What do you do if a relative swings by your house and drops off some 20lbs of aluminium dollar tokens for a retail chain that’s gone the way of the dodo?
Well, if you are Burls Art, and you have made electric guitars out of coloured pencils, aluminium cans and 700 sheets of newspaper, then maybe you can find a use for them.
This time around Burls Art, whom you might know for his YouTube channel documenting some of the most unconventional and inventive guitar builds we have seen, thought of something different. He was going to make a lap steel guitar out of the coins. He has never made one before, never played one either, but if you can turn 14 old skateboards into a fully functioning guitar, then anything’s possible.
The first job is to create a pattern and a sand mould. The tokens will be wrapped up in foil – “a coin burrito” – and melted down in a furnace, fed into the mould, and once cooled they will form the chassis for the instrument. The first pour does not go to plan. The aluminium did not reach the required temperature. It was back to the drawing board, and that called for a second mould.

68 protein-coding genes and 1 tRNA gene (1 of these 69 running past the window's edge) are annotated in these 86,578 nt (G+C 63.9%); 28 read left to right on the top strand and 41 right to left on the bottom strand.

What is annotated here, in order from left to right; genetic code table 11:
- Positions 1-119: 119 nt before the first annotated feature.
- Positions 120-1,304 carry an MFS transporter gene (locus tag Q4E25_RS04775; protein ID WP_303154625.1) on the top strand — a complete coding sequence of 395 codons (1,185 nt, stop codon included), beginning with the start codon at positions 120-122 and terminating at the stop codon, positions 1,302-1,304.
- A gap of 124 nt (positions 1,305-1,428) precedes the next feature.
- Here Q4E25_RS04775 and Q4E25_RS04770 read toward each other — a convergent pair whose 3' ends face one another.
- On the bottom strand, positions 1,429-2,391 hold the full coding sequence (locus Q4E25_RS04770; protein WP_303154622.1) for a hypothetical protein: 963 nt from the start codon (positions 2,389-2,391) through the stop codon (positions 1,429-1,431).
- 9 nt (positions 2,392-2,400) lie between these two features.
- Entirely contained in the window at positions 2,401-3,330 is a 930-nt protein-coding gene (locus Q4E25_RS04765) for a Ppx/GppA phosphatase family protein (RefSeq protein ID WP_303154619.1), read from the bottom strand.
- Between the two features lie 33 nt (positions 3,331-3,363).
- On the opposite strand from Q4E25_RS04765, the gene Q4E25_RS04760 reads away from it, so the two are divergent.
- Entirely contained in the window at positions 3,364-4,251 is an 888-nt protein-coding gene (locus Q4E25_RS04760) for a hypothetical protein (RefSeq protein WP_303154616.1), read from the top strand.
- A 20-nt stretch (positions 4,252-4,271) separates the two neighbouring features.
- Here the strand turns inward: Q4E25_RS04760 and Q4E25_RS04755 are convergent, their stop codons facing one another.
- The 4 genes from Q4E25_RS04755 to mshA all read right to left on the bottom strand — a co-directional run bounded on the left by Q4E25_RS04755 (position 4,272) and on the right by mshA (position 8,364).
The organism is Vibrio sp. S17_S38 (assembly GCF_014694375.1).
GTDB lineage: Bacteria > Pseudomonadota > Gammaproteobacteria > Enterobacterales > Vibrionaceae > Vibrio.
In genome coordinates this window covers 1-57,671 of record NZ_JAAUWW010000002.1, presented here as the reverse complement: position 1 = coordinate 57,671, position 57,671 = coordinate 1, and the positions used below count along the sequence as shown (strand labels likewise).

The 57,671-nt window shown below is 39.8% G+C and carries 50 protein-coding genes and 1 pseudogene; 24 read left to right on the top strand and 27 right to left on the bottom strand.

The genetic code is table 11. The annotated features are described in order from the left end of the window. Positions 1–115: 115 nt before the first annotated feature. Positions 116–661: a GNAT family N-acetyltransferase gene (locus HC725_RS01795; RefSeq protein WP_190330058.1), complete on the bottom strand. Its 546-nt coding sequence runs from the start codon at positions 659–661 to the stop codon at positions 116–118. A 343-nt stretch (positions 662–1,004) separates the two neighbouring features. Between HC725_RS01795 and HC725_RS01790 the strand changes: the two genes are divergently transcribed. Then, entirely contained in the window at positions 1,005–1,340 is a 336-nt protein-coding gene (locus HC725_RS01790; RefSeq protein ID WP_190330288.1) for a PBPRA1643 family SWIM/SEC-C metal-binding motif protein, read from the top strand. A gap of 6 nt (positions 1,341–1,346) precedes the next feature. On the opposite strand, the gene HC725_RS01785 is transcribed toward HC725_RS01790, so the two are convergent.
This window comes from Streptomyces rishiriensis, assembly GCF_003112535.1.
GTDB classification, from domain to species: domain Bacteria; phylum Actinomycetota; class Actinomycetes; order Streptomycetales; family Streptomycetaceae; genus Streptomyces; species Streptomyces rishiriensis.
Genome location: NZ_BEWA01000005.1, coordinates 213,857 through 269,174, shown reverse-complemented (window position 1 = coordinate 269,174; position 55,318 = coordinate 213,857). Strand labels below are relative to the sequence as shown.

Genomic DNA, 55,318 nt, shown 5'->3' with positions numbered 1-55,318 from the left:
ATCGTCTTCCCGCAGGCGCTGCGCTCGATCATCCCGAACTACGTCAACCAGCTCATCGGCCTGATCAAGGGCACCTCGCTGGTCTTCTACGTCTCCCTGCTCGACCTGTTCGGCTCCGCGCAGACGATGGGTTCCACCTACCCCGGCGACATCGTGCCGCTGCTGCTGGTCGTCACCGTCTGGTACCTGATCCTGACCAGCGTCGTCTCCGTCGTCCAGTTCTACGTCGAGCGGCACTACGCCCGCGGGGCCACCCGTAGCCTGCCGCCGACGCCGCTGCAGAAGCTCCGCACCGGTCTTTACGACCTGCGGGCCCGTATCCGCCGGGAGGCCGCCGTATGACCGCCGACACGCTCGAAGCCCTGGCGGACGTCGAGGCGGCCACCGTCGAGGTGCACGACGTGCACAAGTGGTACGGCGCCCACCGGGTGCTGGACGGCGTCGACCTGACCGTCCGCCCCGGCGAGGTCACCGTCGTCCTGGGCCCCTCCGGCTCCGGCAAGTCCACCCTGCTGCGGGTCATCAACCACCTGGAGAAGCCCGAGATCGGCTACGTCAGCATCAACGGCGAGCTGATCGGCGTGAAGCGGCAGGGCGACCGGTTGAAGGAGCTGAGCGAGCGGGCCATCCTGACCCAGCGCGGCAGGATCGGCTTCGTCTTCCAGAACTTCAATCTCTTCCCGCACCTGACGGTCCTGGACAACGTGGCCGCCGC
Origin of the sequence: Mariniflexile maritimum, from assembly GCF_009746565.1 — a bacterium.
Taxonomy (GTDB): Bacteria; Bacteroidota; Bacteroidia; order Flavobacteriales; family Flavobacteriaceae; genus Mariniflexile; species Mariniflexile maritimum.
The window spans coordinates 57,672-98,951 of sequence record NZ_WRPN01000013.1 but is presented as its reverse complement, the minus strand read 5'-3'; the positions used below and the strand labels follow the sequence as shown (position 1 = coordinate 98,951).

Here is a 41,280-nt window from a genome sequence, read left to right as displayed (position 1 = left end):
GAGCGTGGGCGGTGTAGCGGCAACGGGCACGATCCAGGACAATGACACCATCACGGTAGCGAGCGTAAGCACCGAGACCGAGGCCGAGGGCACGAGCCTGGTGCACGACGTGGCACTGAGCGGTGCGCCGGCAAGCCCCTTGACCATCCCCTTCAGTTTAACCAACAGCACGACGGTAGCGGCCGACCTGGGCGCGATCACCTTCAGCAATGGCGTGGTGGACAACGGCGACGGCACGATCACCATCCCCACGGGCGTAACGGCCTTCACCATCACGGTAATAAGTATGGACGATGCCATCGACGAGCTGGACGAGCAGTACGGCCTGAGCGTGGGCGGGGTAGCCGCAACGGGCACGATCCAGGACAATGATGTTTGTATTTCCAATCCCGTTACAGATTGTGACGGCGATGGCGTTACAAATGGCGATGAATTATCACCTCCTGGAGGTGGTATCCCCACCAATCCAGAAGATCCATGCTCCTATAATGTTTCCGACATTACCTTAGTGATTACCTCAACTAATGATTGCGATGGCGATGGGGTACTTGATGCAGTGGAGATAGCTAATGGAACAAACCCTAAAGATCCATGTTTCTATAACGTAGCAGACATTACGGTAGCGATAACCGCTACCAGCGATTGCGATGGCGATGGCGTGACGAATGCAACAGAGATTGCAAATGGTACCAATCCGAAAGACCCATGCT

“These moulds are well over 100lbs,” says Burls Art. “And they take a good four or five hours to make, so I was really hoping that I could nail this attempt.”
The original pour was sawn in pieces and recycled into the furnace. The second was good enough to use after a little finessing. Now for the top. This, too, was going to be aluminium.
“I have never tried casting something this thin,” he says. “So I wasn’t really sure how it was going to turn out. That is kind of the fun part about metal casting.”
There is also a lesson to be taken from this section; sometimes it is better to let the part cool in the mould. After warping the top when cooling with water, it needs a little more work on the bench before it is ready. Once the top and the frame were ready, it was taken to a local welder to put it together.
“I always try to do as much work as I can within my own shop but every now and then I need something done that I just don’t have the equipment or skill to do,” he says. “I never have a problem seeking out a professional when those times come.”
As for anodising the body of the instrument, he had no problem taking that on. Immersing in a tank to anodyse for two hours, then into a dying tank. There are some imperfections but that gives it a homespun look. The fit and finish thereafter is classic Burls Art; precise, exact, and when he demos it on his Vox AC15 it really does sound incredible.
You can check out some of Burls Art’s other builds at his YouTube page, or buy one from his website.